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Bar News - April 4, 2008

Concord Says Farewell to Ron Snow

Ron Snow at the US Supreme Court
Concord attorney and community leader Ronald L. Snow died March 14 after a brief illness. He was 72 years old.

At Snow’s funeral mass at the Immaculate Heart of Mary church in Concord on March 19, Ron’s priest and friend Rev. Peter Boucher, spoke of his compassion, his generosity and his modesty. "Ron was there for whoever needed him," said Boucher, "but he stayed in the background."

Boucher said the church could always go to Ron whenever there was a need of any kind. "Ron—we will miss you," he concluded.

Snow attended Dartmouth College, attaining national ranking as a debater. He received his law degree from Yale in 1961 and joined the NH Bar that same year. While at Yale, he earned the Caskie Prize for trial competition.

He was the senior director and shareholder of the Orr & Reno law firm, where he practiced for 46 years, and was a leader in numerous civic and legal organizations throughout his career. He was a 20-year trustee of the Wm. Gile Trust, a two-term president of the ballot law committee and a founder of the Board of Trial Lawyers and of the Inns of Court. He also spoke at many CLEs.

William (Bill) Chapman who worked with Snow at Orr & Reno gave the eulogy at Snow’s memorial service. "All of us were blessed by his friendship," said Chapman. "We are here today to remember and celebrate his life."

Chapman described Snow as the "consummate advocate—a lawyer’s lawyer." He said that Ron was a gifted student and athlete in his younger days and in later years took his beloved grandchildren to Red Sox and Patriots’ games. Snow also loved golf and was a longtime member of the Concord Country Club.

Ron loved music (jazz was his particular favorite) and shared that love with his grandchildren, taking them to concerts. Jazz was his particular favorite. In fact, the recessional song at his funeral mass was, "Take the A Train."

Snow was an accomplished magician and charmed children and adults alike with his coin tricks. In fact, he had many rich accomplishments that he shared with his friends and family and, "the quality of his life was reflected in his deeds," said Chapman. "He was a doer of good deeds," who asked only one thing of himself—excellence.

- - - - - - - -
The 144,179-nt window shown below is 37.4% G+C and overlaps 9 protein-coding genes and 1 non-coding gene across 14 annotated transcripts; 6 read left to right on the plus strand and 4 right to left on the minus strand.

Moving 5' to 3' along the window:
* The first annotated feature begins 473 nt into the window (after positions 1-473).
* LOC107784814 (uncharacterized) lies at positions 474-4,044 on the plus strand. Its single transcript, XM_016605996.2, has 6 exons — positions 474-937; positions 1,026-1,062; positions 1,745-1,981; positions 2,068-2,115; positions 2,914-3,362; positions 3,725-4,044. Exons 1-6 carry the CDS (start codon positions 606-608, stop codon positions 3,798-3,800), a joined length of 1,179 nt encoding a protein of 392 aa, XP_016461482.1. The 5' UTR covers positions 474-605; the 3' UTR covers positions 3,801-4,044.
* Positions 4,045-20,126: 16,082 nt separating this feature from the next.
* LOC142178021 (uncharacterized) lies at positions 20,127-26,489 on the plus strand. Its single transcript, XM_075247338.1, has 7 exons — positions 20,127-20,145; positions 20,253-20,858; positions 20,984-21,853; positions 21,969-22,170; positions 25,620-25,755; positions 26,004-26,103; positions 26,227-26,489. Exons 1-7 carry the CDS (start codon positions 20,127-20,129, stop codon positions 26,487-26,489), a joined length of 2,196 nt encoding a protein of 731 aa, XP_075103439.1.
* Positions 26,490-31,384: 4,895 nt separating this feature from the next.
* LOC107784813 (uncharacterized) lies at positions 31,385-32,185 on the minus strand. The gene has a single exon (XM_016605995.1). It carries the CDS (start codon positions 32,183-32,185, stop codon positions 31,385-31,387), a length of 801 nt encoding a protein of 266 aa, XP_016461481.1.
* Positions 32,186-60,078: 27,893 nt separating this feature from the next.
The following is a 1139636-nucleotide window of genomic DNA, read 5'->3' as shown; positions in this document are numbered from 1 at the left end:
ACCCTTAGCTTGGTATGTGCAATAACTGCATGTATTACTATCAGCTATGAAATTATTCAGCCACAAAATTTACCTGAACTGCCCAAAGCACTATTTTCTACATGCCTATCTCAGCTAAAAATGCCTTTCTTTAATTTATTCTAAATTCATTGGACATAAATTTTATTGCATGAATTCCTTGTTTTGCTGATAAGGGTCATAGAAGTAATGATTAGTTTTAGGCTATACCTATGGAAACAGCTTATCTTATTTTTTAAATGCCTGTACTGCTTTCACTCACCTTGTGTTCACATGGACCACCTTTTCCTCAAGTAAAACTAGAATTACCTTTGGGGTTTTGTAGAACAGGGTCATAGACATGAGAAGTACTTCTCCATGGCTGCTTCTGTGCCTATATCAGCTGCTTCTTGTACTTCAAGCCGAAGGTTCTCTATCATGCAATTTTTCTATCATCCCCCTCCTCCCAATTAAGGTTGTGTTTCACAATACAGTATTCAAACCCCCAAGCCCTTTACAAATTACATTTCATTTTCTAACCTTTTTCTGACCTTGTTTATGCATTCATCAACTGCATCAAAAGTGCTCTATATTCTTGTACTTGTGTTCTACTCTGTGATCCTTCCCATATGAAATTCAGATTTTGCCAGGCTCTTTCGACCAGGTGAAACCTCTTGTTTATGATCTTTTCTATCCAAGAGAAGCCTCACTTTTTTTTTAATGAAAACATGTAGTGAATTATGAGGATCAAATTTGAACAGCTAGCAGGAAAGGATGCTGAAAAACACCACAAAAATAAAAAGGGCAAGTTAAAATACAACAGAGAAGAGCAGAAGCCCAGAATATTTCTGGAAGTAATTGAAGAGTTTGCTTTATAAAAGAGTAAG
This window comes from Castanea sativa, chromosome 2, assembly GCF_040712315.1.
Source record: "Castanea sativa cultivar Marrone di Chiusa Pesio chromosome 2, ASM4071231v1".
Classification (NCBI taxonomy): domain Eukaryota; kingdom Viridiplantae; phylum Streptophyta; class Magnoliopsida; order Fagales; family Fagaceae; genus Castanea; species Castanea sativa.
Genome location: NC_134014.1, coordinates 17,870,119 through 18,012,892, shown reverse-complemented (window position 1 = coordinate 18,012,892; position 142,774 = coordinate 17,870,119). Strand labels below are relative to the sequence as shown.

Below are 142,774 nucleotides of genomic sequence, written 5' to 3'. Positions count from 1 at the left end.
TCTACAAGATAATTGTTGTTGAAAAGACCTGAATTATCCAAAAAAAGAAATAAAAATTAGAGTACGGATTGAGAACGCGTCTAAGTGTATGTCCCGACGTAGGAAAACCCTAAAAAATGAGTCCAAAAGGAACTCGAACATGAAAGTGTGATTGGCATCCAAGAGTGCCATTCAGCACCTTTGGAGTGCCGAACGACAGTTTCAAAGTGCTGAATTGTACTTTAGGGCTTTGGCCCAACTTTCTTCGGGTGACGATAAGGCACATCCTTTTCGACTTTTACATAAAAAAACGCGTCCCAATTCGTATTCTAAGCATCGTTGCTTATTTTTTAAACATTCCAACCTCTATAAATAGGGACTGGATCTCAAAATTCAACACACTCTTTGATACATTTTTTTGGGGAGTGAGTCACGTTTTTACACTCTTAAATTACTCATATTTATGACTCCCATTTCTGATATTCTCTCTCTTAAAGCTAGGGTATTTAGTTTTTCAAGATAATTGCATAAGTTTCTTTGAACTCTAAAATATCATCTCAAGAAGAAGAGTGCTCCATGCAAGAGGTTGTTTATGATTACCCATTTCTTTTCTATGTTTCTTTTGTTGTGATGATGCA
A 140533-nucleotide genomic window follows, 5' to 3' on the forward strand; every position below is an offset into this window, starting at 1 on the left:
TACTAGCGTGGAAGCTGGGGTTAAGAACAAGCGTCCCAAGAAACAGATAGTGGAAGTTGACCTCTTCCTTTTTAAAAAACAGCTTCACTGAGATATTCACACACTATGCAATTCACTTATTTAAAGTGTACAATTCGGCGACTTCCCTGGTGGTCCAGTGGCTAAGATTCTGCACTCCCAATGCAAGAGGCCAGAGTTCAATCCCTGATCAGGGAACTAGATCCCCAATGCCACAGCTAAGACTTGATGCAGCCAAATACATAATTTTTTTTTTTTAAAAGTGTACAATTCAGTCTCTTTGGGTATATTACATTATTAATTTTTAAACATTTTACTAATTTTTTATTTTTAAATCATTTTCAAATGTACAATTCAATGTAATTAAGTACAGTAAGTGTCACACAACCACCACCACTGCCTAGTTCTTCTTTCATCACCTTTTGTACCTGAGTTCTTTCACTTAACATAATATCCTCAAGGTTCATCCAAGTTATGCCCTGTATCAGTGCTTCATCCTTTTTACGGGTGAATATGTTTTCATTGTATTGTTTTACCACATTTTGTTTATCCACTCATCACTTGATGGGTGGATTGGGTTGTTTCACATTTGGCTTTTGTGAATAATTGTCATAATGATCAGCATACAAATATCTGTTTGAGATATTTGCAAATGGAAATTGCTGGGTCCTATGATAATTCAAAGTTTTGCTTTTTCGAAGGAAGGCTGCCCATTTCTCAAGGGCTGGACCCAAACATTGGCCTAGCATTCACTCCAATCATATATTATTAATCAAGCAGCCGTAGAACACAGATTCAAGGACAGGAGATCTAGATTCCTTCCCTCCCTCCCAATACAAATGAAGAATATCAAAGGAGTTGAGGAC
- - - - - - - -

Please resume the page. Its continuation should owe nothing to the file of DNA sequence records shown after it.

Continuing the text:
As to his life in the law, "Ron was a supporter and participant in mediation—it was exhibit A in his life," said Chapman. "He was always thoroughly prepared and was a very good mediator." An involved parent himself, he wrote two books for parents on drug abuse among teen-agers.

Snow was a model of civility to his fellows. Chapman said, "He was always concerned about everyone involved in a case, including the clerical staff and even those who brought the coffee. He noticed the little things and always said, ‘Thank you.’"

Ron is mourned by his wife of nearly 47 years, Mary Ellen Snow; two sons, Mark and Ronald; a daughter, Lisa Snow; numerous grandchildren; a sister, Linda Provencal; nieces and nephews; and many good friends.

In concluding his remarks, Chapman quoted from an article which Snow wrote for Success Briefs for Lawyers, Inspirational Insights on How to Succeed at Law and Life. His article was titled, "Dear Grandson, with Regard to Becoming a Lawyer…." and concludes:

"In summary, law still is a noble profession, worthy of the best efforts of the best people. It’s not meant for everyone, but if you choose it and treat it with respect, it will be rewarding. The main thing you will need to consider in entering the profession of law is whether your primary goal is to serve others. Come to think of it, that is the main thing you will need to consider no matter what career you choose. I have learned that acts of kindness are the ultimate measures of one’s success, and in turn, one’s happiness. My dear grandson, I wish you much happiness."

On behalf of our colleague, Ronald L. Snow, the New Hampshire Bar Association’s Board of Governors has contributed to the New Hampshire Bar Foundation, 2 Pillsbury Street, Concord, NH 03301.

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